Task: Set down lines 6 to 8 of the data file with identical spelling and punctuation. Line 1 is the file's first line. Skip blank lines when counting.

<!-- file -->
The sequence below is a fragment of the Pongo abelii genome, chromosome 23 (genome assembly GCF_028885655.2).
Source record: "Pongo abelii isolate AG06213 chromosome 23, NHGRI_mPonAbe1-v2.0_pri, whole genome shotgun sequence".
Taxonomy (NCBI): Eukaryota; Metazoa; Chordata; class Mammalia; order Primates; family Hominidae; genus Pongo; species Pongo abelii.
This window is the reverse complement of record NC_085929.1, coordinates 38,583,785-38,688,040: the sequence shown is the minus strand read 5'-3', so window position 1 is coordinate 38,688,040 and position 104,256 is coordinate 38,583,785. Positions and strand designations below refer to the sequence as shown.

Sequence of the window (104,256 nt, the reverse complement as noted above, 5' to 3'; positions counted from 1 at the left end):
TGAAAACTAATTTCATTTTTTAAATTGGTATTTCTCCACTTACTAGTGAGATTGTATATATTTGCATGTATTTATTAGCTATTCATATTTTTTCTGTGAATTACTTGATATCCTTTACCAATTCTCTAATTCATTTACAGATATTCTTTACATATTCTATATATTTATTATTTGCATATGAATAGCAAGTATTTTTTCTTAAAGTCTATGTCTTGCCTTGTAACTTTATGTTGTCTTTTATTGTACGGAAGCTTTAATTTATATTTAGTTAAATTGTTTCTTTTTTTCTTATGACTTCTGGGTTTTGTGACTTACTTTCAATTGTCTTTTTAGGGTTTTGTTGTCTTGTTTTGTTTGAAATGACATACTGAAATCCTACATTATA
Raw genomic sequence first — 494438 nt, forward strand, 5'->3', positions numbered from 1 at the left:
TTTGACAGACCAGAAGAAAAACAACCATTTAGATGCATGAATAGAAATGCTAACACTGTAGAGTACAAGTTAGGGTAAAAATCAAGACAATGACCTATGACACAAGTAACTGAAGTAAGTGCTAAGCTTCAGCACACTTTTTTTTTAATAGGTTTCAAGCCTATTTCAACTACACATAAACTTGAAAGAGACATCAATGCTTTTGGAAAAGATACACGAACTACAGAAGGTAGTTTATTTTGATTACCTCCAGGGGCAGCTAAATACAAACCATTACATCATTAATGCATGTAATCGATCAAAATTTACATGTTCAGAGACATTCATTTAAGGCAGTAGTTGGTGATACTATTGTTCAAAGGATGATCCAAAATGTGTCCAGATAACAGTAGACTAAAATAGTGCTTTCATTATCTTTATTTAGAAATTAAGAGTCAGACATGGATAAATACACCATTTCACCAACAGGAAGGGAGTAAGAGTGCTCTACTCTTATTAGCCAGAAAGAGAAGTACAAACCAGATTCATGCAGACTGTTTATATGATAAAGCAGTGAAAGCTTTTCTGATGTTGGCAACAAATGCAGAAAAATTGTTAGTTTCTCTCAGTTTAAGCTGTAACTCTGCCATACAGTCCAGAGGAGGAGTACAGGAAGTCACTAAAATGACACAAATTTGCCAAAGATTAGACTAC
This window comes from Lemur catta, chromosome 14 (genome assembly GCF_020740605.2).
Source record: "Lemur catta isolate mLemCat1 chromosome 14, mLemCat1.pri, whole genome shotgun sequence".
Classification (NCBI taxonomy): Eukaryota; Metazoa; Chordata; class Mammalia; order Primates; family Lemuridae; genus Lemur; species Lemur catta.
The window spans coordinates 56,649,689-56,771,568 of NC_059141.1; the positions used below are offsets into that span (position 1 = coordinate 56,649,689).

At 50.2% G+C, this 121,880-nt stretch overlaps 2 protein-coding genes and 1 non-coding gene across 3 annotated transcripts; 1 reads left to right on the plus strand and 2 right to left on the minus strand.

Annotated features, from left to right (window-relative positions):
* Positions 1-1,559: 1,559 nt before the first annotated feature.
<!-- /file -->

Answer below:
TGAAAACTAATTTCATTTTTTAAATTGGTATTTCTCCACTTACTAGTGAGATTGTATATATTTGCATGTATTTATTAGCTATTCATATTTTTTCTGTGAATTACTTGATATCCTTTACCAATTCTCTAATTCATTTACAGATATTCTTTACATATTCTATATATTTATTATTTGCATATGAATAGCAAGTATTTTTTCTTAAAGTCTATGTCTTGCCTTGTAACTTTATGTTGTCTTTTATTGTACGGAAGCTTTAATTTATATTTAGTTAAATTGTTTCTTTTTTTCTTATGACTTCTGGGTTTTGTGACTTACTTTCAATTGTCTTTTTAGGGTTTTGTTGTCTTGTTTTGTTTGAAATGACATACTGAAATCCTACATTATA
Raw genomic sequence first — 494438 nt, forward strand, 5'->3', positions numbered from 1 at the left:
TTTGACAGACCAGAAGAAAAACAACCATTTAGATGCATGAATAGAAATGCTAACACTGTAGAGTACAAGTTAGGGTAAAAATCAAGACAATGACCTATGACACAAGTAACTGAAGTAAGTGCTAAGCTTCAGCACACTTTTTTTTTAATAGGTTTCAAGCCTATTTCAACTACACATAAACTTGAAAGAGACATCAATGCTTTTGGAAAAGATACACGAACTACAGAAGGTAGTTTATTTTGATTACCTCCAGGGGCAGCTAAATACAAACCATTACATCATTAATGCATGTAATCGATCAAAATTTACATGTTCAGAGACATTCATTTAAGGCAGTAGTTGGTGATACTATTGTTCAAAGGATGATCCAAAATGTGTCCAGATAACAGTAGACTAAAATAGTGCTTTCATTATCTTTATTTAGAAATTAAGAGTCAGACATGGATAAATACACCATTTCACCAACAGGAAGGGAGTAAGAGTGCTCTACTCTTATTAGCCAGAAAGAGAAGTACAAACCAGATTCATGCAGACTGTTTATATGATAAAGCAGTGAAAGCTTTTCTGATGTTGGCAACAAATGCAGAAAAATTGTTAGTTTCTCTCAGTTTAAGCTGTAACTCTGCCATACAGTCCAGAGGAGGAGTACAGGAAGTCACTAAAATGACACAAATTTGCCAAAGATTAGACTAC